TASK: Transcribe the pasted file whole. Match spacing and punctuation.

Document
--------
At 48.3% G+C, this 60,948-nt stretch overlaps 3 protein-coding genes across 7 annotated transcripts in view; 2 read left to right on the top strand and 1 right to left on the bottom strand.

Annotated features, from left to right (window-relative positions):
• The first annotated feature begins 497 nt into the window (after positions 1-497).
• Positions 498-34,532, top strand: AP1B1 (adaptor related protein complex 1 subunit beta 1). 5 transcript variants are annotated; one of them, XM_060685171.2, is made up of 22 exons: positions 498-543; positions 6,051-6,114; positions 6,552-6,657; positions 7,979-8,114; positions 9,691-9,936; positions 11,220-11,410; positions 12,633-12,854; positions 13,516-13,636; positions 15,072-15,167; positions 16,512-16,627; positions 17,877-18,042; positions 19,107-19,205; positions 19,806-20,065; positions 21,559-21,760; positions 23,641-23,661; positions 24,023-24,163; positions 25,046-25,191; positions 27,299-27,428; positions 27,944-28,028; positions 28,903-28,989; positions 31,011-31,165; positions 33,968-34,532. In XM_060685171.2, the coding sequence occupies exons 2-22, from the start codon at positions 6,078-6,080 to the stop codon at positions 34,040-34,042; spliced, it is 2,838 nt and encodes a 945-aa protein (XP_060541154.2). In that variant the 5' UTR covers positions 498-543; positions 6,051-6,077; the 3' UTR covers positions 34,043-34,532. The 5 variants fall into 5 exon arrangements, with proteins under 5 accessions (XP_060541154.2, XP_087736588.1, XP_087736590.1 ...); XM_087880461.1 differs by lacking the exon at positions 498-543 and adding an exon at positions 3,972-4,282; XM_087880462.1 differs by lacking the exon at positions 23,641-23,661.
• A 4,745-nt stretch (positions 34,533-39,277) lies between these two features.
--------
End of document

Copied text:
At 48.3% G+C, this 60,948-nt stretch overlaps 3 protein-coding genes across 7 annotated transcripts in view; 2 read left to right on the top strand and 1 right to left on the bottom strand.

Annotated features, from left to right (window-relative positions):
• The first annotated feature begins 497 nt into the window (after positions 1-497).
• Positions 498-34,532, top strand: AP1B1 (adaptor related protein complex 1 subunit beta 1). 5 transcript variants are annotated; one of them, XM_060685171.2, is made up of 22 exons: positions 498-543; positions 6,051-6,114; positions 6,552-6,657; positions 7,979-8,114; positions 9,691-9,936; positions 11,220-11,410; positions 12,633-12,854; positions 13,516-13,636; positions 15,072-15,167; positions 16,512-16,627; positions 17,877-18,042; positions 19,107-19,205; positions 19,806-20,065; positions 21,559-21,760; positions 23,641-23,661; positions 24,023-24,163; positions 25,046-25,191; positions 27,299-27,428; positions 27,944-28,028; positions 28,903-28,989; positions 31,011-31,165; positions 33,968-34,532. In XM_060685171.2, the coding sequence occupies exons 2-22, from the start codon at positions 6,078-6,080 to the stop codon at positions 34,040-34,042; spliced, it is 2,838 nt and encodes a 945-aa protein (XP_060541154.2). In that variant the 5' UTR covers positions 498-543; positions 6,051-6,077; the 3' UTR covers positions 34,043-34,532. The 5 variants fall into 5 exon arrangements, with proteins under 5 accessions (XP_060541154.2, XP_087736588.1, XP_087736590.1 ...); XM_087880461.1 differs by lacking the exon at positions 498-543 and adding an exon at positions 3,972-4,282; XM_087880462.1 differs by lacking the exon at positions 23,641-23,661.
• A 4,745-nt stretch (positions 34,533-39,277) lies between these two features.